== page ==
WaveletMapIndexed

WaveletMapIndexed[f,wd]

applies the function f to the arrays of coefficients and indices of a ContinuousWaveletData or DiscreteWaveletData object.

WaveletMapIndexed[f,dwd,wind]

applies f to the DiscreteWaveletData coefficients specified by wind.

WaveletMapIndexed[f,cwd,octvoc]

applies f to the ContinuousWaveletData coefficients specified by octvoc.

Details Examples

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Basic Examples(2)

Rescale all coefficients of a discrete wavelet transform by 20:

Normal gives the array of coefficients:

Compare with the unmodified coefficients:

Amplify the {1} coefficient of the stationary wavelet transform of an image:

The inverse wavelet transform gives an image with vertical edges sharpened:

Scope(11)

Basic Uses(3)

Apply an arbitrary function to all coefficients of a discrete wavelet transform:

Apply a symbolic function that also depends on the wavelet index for each coefficient vector:

The result is a wavelet data object of the same type:

The modified data can be used in other wavelet functions such as inverse wavelet transforms:

Coefficient Specification(4)

Transform only specified coefficients in DiscreteWaveletData:

Apply a function to detail coefficients only, using the index pattern {___, 1}:

Apply a function to coarse coefficients only, using the index pattern {___, 0}:

Transform only specified coefficients in a ContinuousWaveletData:

Apply a function to coefficients in the first octave {1,_} only:

Apply a function to all coefficients except those in the second octave, first voice {2,1}:

The function f can depend on the wavelet index as its second argument:

Define a function with an arbitrary dependence on the wavelet index:

Apply the function to continuous wavelet transform coefficients:

Data(4)

For list data, the coefficients supplied as the first argument of f are lists:

Apply a function that transforms lists:

For multidimensional data, the coefficients are arrays of the same depth:

Apply a function that transforms array coefficients of that depth:

For image data, the coefficients are supplied to f as Image objects:

The coefficients have the same number of channels as the original image:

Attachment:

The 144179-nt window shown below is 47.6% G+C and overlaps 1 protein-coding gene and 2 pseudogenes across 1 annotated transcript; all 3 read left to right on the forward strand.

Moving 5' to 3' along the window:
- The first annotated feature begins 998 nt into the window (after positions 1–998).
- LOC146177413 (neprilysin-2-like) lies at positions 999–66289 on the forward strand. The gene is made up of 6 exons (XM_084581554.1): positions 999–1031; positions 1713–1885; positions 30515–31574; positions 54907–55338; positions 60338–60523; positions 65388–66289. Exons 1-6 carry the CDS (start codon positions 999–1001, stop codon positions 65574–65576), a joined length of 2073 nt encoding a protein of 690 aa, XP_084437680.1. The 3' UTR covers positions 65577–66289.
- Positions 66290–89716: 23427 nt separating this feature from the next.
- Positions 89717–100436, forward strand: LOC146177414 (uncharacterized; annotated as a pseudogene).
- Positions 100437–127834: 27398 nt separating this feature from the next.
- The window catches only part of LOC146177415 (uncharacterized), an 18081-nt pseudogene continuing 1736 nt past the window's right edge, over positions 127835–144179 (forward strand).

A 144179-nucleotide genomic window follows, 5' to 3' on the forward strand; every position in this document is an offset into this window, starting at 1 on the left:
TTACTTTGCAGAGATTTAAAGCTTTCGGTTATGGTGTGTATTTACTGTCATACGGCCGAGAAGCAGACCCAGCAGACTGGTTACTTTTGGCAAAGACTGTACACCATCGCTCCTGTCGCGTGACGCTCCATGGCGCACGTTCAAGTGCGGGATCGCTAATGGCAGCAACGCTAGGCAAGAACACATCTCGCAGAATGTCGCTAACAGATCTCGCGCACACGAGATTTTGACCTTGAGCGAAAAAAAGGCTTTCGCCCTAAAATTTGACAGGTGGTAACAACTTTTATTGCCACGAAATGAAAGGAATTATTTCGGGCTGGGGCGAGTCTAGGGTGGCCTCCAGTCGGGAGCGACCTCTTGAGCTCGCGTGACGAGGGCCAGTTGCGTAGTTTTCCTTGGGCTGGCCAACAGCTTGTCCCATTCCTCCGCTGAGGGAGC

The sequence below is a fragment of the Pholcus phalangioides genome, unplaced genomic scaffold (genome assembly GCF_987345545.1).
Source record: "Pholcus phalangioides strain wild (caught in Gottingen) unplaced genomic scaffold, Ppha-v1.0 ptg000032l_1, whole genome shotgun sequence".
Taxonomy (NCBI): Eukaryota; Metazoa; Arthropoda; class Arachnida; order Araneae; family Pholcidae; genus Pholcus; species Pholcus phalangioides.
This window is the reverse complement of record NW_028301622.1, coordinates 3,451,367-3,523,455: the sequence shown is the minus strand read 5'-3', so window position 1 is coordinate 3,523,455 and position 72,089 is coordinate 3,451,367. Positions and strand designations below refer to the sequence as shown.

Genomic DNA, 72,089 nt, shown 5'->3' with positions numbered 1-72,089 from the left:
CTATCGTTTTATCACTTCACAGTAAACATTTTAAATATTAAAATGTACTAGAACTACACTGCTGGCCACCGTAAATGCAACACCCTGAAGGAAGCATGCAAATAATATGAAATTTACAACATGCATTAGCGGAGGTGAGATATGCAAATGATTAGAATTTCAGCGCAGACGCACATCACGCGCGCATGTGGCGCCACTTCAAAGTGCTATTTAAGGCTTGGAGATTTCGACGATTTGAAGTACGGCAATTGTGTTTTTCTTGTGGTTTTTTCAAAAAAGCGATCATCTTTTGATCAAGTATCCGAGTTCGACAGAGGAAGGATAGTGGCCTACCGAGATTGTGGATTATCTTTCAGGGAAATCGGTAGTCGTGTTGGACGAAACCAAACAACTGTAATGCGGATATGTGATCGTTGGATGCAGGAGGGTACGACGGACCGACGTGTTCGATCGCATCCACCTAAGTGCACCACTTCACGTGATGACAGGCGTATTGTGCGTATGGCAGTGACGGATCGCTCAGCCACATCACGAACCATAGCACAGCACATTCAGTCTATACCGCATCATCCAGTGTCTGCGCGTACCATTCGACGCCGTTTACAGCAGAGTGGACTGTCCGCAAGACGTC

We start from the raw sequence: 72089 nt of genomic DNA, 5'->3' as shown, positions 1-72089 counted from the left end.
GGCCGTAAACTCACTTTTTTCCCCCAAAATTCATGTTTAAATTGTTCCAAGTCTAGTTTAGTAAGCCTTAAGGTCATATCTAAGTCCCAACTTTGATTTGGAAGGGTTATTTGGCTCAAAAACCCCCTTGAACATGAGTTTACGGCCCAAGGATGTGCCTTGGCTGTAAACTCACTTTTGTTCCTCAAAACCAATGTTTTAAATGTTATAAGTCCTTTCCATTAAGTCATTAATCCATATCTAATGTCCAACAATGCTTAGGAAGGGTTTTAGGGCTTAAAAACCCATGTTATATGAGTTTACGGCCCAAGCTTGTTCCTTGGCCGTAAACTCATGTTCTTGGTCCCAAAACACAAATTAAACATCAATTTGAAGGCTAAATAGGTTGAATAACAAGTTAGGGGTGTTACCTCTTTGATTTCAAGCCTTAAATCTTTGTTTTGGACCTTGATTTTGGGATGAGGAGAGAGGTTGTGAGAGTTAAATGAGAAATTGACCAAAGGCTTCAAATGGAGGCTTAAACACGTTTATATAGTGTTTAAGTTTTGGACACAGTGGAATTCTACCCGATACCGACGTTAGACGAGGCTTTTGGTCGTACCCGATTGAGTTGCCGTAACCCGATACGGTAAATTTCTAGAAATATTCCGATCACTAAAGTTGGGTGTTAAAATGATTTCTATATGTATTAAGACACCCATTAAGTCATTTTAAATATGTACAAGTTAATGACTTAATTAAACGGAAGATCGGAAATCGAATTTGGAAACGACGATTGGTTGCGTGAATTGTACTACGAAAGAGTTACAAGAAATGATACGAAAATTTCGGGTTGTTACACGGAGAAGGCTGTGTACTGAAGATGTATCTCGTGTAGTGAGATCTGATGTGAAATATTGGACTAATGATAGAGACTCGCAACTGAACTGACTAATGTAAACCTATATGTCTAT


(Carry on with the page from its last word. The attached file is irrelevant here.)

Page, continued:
Apply a function that transforms image coefficients:

For sound data, the coefficients are two-dimensional arrays:

Dimensions of one coefficient:

The two dimensions specify the channel number and the wavelet coefficients for that channel:

Apply a function that transforms two-channel data:

Reconstructed Sound data:

Applications(7)

Data Processing(2)

Coefficients with short indices correspond to small-scale structure in the data:

Zero all small-scale coefficients from the stationary wavelet transform of random data:

The inverse wavelet transform varies only on larger scales:

Perform a simple thresholding operation by removing low-amplitude wavelet coefficients:

Compare with the original data:

Image Processing(3)

Blur an image by setting small-scale detail coefficients to zero:

Compare with the original image:

Sharpen an image by amplifying small-scale detail coefficients:

Compare with the original image:

Use a mask image to vary between blurring and sharpening across an image:

Compare with the original image:

Sound Processing(1)

Apply a nonlinear function to wavelet coefficients for sound data:

Inverse transform to obtain a reconstructed sound object:

Wavelet Thresholding(1)

Perform a wavelet-based shrinkage based on conditional mean:

Compute a discrete wavelet transform up to refinement level 6:

Compute the standard deviation for the finest detail coefficients:

Compute the standard deviation for all wavelet coefficients:

Assuming a Gaussian mixture model, variance can be estimated in the proportion to :

Shrinkage estimates of the signal coefficients are given by:

Use WaveletMapIndexed to map over detail coefficients:

Reconstruct thresholded signal coefficients:

Properties & Relations(3)

MapIndexed[f,expr] applies f to the parts of any expression:

WaveletMapIndexed[f,wd] applies f to the coefficients in the wavelet data object wd:

WaveletMapIndexed[vMap[f,v],wd] applies f to each part of each coefficient:

MapIndexed gives the part specification as the second argument of f:

WaveletMapIndexed gives the wavelet index specification as the second argument of f:

WaveletMapIndexed transforms arrays of coefficients, giving a new DiscreteWaveletData:

Use Map and Normal[dwd] to transform coefficients into normal expressions:

Or use ReplaceAll (/.):

Possible Issues(2)

The function f is always passed the index specification as its second argument: Use a function that operates on its first argument only:

The function f should return an array or image of the same dimensions: Listable functions return an array of the same dimensions:

Arithmetic operations such as multiplication are Listable:

Use Map for functions that are not Listable: